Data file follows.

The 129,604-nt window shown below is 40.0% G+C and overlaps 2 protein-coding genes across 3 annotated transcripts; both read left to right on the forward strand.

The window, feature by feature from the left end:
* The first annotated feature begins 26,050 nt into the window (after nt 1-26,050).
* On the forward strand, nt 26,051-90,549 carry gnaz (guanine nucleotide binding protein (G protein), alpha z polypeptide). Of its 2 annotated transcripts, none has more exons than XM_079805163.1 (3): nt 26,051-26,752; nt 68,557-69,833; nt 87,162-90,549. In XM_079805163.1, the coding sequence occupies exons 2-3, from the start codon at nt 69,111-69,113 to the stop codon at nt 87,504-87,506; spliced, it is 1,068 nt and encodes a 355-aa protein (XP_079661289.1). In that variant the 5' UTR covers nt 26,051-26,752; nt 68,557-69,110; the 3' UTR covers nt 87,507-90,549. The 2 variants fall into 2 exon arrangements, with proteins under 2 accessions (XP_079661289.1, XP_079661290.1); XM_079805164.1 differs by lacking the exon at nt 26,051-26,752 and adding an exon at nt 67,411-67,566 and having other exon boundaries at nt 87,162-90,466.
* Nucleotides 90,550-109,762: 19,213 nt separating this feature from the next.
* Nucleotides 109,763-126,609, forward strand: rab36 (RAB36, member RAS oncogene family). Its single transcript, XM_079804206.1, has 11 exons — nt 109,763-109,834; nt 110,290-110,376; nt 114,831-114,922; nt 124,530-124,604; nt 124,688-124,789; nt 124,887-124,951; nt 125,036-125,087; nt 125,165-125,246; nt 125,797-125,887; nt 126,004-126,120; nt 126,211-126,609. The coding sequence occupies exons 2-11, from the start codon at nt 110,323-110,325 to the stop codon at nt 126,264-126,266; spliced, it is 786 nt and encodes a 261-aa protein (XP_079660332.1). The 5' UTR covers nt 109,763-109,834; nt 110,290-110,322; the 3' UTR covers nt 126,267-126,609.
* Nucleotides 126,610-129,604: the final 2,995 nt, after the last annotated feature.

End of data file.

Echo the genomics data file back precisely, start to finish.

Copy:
The 129,604-nt window shown below is 40.0% G+C and overlaps 2 protein-coding genes across 3 annotated transcripts; both read left to right on the forward strand.

The window, feature by feature from the left end:
* The first annotated feature begins 26,050 nt into the window (after nt 1-26,050).
* On the forward strand, nt 26,051-90,549 carry gnaz (guanine nucleotide binding protein (G protein), alpha z polypeptide). Of its 2 annotated transcripts, none has more exons than XM_079805163.1 (3): nt 26,051-26,752; nt 68,557-69,833; nt 87,162-90,549. In XM_079805163.1, the coding sequence occupies exons 2-3, from the start codon at nt 69,111-69,113 to the stop codon at nt 87,504-87,506; spliced, it is 1,068 nt and encodes a 355-aa protein (XP_079661289.1). In that variant the 5' UTR covers nt 26,051-26,752; nt 68,557-69,110; the 3' UTR covers nt 87,507-90,549. The 2 variants fall into 2 exon arrangements, with proteins under 2 accessions (XP_079661289.1, XP_079661290.1); XM_079805164.1 differs by lacking the exon at nt 26,051-26,752 and adding an exon at nt 67,411-67,566 and having other exon boundaries at nt 87,162-90,466.
* Nucleotides 90,550-109,762: 19,213 nt separating this feature from the next.
* Nucleotides 109,763-126,609, forward strand: rab36 (RAB36, member RAS oncogene family). Its single transcript, XM_079804206.1, has 11 exons — nt 109,763-109,834; nt 110,290-110,376; nt 114,831-114,922; nt 124,530-124,604; nt 124,688-124,789; nt 124,887-124,951; nt 125,036-125,087; nt 125,165-125,246; nt 125,797-125,887; nt 126,004-126,120; nt 126,211-126,609. The coding sequence occupies exons 2-11, from the start codon at nt 110,323-110,325 to the stop codon at nt 126,264-126,266; spliced, it is 786 nt and encodes a 261-aa protein (XP_079660332.1). The 5' UTR covers nt 109,763-109,834; nt 110,290-110,322; the 3' UTR covers nt 126,267-126,609.
* Nucleotides 126,610-129,604: the final 2,995 nt, after the last annotated feature.